Stretching for runners

Why stretch?
Stretching before and after exercise is very important for all runners. The benefits from stretching are that you may prevent injury, bring the shortened muscles back to their original length, and to reduce or avoid post exercise stiffness. When you stretch you are trying to increase the range of movement around a joint or a group of joints. This helps to strengthen the joint and to increase the flow of blood into the muscles around the joint.
Before exercise, in the warm-up, you want to prepare the muscle for activity. The best time to stretch is just after a short easy jog and to hold each stretch for 10 seconds. It is especially important if you intend to start an intense activity such as sprinting or speed-work.
After exercise, in the cool-down, you want to bring back the muscles used to their original length. During activity the muscle shortens, you notice this when the muscle gets tight and hard. To reduce or even prevent post exercise muscle stiffness you are now trying to lengthen and loosen the muscle back to its pre-exercise level. You should hold the stretch for longer – 30 seconds.
Below are stretches we recommend you as a minimum do before and after running. There are many more good stretches but these five exercises will be a good start to prevent you from getting injured.
Ten tips on how to stretch
Move slowly into the stretch.
Hold the stretch for 10 seconds prior to exercise (warm-up) and for 30 seconds post exercise (cool-down).
Breathe and relax while holding the stretch.
NEVER do any bouncy stretching, always hold and relax.
Focus on the muscle you are trying to stretch and then try to lengthen it.
You may be able to breach in and push the stretch slightly further half way through the stretch. This is most important during cool-down.
Move slowly out of the stretch again.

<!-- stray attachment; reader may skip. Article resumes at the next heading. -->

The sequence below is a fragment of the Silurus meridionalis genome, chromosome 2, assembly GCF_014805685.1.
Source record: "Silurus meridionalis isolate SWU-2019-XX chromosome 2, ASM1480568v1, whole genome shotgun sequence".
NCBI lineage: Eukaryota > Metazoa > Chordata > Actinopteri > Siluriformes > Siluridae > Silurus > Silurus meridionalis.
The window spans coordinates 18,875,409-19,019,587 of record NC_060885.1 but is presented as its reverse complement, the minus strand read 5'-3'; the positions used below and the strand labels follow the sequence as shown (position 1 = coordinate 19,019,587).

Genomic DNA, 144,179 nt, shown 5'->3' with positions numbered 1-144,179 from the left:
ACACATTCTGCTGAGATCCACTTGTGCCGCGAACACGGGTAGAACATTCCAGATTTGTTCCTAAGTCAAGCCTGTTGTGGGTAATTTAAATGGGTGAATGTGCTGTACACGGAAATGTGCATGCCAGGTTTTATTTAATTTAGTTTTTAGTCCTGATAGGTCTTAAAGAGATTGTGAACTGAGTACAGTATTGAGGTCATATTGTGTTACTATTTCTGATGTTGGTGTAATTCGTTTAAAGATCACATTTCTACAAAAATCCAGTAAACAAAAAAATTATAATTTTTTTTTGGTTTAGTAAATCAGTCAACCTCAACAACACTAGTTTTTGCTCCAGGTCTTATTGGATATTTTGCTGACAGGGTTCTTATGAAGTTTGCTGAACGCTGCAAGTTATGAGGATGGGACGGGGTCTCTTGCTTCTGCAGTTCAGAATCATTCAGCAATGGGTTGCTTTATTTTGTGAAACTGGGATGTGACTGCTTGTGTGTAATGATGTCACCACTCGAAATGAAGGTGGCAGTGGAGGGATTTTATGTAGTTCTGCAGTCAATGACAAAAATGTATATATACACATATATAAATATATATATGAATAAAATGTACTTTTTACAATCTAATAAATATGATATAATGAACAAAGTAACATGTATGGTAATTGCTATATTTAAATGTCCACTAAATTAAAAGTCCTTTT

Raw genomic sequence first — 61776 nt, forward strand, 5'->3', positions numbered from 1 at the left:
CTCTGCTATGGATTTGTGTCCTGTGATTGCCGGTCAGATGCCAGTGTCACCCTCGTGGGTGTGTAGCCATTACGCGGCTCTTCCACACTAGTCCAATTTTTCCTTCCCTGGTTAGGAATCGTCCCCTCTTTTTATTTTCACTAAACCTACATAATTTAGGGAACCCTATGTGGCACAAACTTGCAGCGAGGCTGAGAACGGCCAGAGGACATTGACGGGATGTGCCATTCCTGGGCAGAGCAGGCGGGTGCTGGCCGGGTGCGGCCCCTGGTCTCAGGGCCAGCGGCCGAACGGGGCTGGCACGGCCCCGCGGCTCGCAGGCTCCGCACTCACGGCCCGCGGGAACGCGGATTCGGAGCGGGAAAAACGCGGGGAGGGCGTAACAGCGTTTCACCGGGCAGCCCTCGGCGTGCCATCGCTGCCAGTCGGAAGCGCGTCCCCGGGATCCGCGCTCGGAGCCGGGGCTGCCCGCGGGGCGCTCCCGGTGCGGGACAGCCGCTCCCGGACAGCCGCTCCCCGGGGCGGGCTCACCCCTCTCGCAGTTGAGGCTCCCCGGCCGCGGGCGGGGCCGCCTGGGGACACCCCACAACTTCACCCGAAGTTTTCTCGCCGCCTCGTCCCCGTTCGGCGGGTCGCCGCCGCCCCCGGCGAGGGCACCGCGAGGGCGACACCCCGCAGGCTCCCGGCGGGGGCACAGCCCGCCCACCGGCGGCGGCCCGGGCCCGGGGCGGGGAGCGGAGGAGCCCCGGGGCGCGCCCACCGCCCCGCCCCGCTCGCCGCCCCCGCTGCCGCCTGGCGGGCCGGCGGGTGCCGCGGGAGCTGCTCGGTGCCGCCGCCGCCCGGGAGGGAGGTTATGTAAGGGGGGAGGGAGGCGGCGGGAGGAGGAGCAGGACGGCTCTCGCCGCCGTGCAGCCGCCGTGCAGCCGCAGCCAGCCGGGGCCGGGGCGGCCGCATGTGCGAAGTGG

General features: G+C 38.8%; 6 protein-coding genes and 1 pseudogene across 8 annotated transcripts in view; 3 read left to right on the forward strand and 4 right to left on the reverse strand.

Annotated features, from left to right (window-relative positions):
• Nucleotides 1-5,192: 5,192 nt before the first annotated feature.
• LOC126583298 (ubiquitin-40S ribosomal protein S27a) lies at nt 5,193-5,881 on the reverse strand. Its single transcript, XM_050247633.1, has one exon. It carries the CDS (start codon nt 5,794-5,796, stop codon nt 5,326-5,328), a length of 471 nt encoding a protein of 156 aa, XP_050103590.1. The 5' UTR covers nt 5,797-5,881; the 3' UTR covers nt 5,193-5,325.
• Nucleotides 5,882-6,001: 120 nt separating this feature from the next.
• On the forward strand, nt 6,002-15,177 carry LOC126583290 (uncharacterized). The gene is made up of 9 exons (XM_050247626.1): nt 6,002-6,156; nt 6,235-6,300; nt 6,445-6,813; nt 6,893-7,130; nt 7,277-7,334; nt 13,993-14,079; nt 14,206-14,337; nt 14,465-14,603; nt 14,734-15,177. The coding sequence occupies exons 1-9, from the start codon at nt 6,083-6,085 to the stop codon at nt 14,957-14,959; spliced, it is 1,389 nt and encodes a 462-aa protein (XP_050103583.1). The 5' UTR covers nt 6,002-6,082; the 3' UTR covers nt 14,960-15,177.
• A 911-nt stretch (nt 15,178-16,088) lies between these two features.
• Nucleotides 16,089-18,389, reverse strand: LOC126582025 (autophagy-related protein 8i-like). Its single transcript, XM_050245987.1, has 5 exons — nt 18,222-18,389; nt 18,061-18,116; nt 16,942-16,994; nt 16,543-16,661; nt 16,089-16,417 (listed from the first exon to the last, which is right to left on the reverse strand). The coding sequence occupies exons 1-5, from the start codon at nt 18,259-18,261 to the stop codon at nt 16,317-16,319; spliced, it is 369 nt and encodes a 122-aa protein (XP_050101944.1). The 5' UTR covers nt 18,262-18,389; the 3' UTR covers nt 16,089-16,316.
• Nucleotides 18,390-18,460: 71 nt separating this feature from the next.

Remember to stretch both sides.
Increasing the range of movement around a joint will help the blood flow to the muscles surrounding the joint and increase circulation that will carry away any lactic acids that may build up in the muscle.
Do more stretching that just warm-up and cool-down. A lot of gyms offer stretch-classes where the aim is to permanently and progressively to increase your flexibility.
5 essential stretches
Calf – Gastrocnemius
Step one foot a large step in front of the other
Feet parallel, pointing forward
Back heel flat on the ground
Hands on the front bend knee
Back straight and head slightly down
FEEL the stretch in the calf of the back leg
Calf stretch Lower calf – Soleus
One foot in front of the other, small step
Weight on the back leg
Feet parallel, toes pointing forward
Both heels down
FEEL the stretch in the lower calf of the back leg
One foot in front of the other, a small step apart
Sit back on the back leg (weight on the back leg)
Stretch front leg (flex foot upwards for extra resistance)
Lift your buttocks
Hands on bend leg
Stomach in, head lifted and back straight
FEEL the stretch in the straight leg – just below your buttocks
Hamstring stretch Quadriceps and Hip-flexors
Back straight
Stomach in
Supporting leg soft (slightly bend)
Push bend foot into your hand at the ankle – not your toe
Use a wall or partner for balance
FEEL the stretch in the quad (hip) of your bend leg and try to move the muscle out for extra flexibility.

Information courtesy of Cole’s therapy & injury clinic


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